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Vladimir Zheglov on human rights violations in Canada, 8 July 2021
STATEMENT BY MR. VLADIMIR ZHEGLOV,
DEPUTY PERMANENT REPRESENTATIVE OF THE RUSSIAN FEDERATION,
AT THE 1323rd MEETING OF THE OSCE PERMANENT COUNCIL
8 July 2021
On human rights violations in Canada
We are once again compelled to draw attention to the complex human rights situation in Canada.
For more than a hundred years, right up to 1996, there existed residential schools in that country where First Nations children were forcibly placed – ostensibly so that they could be integrated into Canadian society. The “successfulness” of this “integration” speaks for itself: over 3,000 indigenous children died as a result of their stay in these institutions. And these are just the figures that have been published – the real total could be far higher. Evidence of the monstrous treatment of children in these institutions continues to come to light even now. Here are just a few of the most recent examples. At Kamloops, 215 unmarked children’s graves have been discovered, while in Saskatchewan the burial site of 751 children has been unearthed; additionally, the remains of 182 children were found buried near a former residential school in Cranbrook.
These horrifying discoveries have jolted public opinion nationally and internationally. Mass rallies to condemn this dark chapter in Canadian history have been held in Ottawa, Montreal, Edmonton, Calgary, Halifax and St. John’s. Having reached an unprecedented level, the fury spilled over into crimes: historical monuments were destroyed and churches burned down.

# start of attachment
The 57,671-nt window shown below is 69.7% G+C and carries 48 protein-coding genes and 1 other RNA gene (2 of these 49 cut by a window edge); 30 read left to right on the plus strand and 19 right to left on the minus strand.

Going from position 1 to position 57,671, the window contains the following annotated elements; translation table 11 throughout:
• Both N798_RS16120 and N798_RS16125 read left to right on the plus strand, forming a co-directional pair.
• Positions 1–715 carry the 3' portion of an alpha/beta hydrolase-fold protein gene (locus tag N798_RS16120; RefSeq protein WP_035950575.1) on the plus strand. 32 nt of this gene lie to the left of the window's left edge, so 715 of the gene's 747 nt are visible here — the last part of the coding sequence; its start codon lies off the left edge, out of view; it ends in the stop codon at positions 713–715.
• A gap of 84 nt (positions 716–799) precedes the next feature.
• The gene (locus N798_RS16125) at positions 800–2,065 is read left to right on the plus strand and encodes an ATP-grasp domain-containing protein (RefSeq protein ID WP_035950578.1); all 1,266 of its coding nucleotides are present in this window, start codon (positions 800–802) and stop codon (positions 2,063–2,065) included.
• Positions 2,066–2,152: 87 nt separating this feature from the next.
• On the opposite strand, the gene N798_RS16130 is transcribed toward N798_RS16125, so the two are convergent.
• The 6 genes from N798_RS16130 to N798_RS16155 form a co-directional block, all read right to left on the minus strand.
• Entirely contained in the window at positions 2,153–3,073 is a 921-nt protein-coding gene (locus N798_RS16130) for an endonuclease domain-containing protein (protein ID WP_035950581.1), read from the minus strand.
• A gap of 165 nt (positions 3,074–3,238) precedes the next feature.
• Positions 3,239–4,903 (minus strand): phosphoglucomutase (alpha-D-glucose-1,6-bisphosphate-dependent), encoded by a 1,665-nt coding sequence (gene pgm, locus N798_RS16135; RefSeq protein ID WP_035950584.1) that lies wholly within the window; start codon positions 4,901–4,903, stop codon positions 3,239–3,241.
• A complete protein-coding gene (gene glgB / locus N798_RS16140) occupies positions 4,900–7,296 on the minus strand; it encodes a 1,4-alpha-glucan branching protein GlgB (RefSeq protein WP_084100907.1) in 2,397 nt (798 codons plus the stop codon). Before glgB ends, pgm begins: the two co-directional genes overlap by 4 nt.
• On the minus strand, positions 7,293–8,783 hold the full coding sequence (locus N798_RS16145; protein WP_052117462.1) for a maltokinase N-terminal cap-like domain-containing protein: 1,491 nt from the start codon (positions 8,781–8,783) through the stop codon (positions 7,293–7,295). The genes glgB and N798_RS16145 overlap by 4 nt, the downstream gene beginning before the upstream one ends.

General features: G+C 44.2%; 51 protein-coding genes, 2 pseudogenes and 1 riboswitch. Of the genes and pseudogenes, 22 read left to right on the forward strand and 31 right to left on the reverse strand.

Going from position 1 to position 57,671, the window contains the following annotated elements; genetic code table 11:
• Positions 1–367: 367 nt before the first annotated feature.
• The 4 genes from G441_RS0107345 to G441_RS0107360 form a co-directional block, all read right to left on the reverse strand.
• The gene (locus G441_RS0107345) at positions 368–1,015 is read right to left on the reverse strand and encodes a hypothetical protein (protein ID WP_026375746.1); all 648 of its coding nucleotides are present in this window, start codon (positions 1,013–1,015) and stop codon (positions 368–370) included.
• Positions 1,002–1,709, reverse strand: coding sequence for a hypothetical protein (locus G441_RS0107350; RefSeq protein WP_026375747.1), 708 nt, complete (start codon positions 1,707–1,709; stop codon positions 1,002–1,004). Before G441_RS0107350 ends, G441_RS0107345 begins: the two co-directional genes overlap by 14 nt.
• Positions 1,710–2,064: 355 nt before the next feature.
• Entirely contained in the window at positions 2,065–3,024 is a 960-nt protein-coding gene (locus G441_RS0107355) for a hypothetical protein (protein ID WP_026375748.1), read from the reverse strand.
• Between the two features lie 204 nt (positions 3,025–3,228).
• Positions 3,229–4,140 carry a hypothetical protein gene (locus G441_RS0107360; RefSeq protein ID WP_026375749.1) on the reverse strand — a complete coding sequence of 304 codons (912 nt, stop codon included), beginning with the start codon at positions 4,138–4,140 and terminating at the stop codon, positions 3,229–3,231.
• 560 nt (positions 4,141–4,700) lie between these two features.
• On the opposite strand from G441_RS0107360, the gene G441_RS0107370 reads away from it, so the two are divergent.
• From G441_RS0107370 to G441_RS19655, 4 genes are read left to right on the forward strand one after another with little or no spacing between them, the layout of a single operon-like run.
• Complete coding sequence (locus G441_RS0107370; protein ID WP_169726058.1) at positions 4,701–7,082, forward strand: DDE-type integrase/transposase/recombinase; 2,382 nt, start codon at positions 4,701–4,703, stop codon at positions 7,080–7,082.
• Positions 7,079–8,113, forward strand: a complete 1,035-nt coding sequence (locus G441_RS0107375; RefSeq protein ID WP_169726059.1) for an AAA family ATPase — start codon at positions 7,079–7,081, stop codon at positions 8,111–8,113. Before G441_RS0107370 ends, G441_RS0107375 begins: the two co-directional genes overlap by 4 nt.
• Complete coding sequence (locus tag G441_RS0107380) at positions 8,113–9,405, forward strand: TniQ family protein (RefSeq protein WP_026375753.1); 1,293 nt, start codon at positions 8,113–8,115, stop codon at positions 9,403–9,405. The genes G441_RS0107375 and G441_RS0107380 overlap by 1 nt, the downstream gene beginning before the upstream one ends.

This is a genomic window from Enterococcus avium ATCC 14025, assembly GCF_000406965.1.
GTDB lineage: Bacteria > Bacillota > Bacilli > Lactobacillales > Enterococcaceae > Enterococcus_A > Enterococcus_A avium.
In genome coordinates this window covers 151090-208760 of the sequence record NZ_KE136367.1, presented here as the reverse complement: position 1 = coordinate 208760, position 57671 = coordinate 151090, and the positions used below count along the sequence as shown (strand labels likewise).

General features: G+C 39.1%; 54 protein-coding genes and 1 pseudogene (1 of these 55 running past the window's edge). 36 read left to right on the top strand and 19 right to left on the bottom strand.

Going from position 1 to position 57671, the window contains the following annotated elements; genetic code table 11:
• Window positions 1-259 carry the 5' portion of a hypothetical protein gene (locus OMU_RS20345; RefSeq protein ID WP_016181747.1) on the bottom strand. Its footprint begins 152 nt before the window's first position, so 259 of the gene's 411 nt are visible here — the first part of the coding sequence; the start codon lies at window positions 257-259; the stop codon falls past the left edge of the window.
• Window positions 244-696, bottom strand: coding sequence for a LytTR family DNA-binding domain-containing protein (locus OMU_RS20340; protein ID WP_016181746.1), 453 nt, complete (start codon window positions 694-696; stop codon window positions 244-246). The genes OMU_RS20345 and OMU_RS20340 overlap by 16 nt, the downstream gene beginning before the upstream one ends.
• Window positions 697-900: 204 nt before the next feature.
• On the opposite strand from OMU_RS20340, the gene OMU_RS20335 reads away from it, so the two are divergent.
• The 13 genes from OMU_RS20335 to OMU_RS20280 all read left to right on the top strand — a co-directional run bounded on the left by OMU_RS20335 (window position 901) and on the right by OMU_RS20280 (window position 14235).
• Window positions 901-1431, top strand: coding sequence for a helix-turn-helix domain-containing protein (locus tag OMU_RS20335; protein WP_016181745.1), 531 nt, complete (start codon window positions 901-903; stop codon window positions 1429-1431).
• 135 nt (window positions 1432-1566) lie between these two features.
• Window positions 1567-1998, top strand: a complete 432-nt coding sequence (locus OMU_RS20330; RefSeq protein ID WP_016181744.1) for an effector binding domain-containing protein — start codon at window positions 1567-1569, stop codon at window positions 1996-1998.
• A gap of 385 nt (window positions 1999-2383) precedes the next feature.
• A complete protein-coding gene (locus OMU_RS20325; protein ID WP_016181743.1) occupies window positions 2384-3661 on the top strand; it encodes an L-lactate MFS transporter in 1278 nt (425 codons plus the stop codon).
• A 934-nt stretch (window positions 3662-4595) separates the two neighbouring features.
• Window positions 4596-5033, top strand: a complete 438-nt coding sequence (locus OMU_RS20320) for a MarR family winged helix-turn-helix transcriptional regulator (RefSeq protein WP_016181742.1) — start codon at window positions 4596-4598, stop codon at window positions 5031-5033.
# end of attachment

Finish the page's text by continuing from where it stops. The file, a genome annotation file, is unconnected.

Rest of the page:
Unfortunately, discrimination against the First Nations is not a thing of the past. According to data from international human rights organizations, indigenous peoples continue to be under-represented in the labour market, not least in managerial positions. They have the highest suicide rate, tend to live in poverty and are exposed to chronic diseases and sexual violence. The share of indigenous persons in federal custody has reached a record high, surpassing 30 per cent. This indicator is even higher for indigenous women, who account for 42 per cent of the total female inmate population. These facts are confirmed even by the report on human rights in 2020 published by the US Department of State. Among serious human rights violations, that report, too, includes the unlawful and excessive use of force against indigenous persons by the Canadian law enforcement authorities.
From the sad statistics compiled by local media it emerges that 38 per cent of those killed by the police between January 2017 and June 2020 were First Nations people. Moreover, an indigenous person is ten times more likely than any other type of inhabitant to become a victim of the law enforcement authorities. A similar tendency may, incidentally, be observed in the United States of America, where the African American population suffers disproportionately from police brutality. But that is of course a separate story in its own right.
Let us push on. There continue to be problems with the water supply on the Canadian reserves, where members of the indigenous peoples live. The water either is difficult to access or is contaminated, which cannot fail to have an impact on the situation of vulnerable population groups, such as children. Significantly, human rights activists have pointed out that neither the federal Government nor the provincial Government of Ontario has undertaken any efforts to overcome the consequences of the mercury contamination that took place over many years, particularly in the First Nations reserve at Grassy Narrows.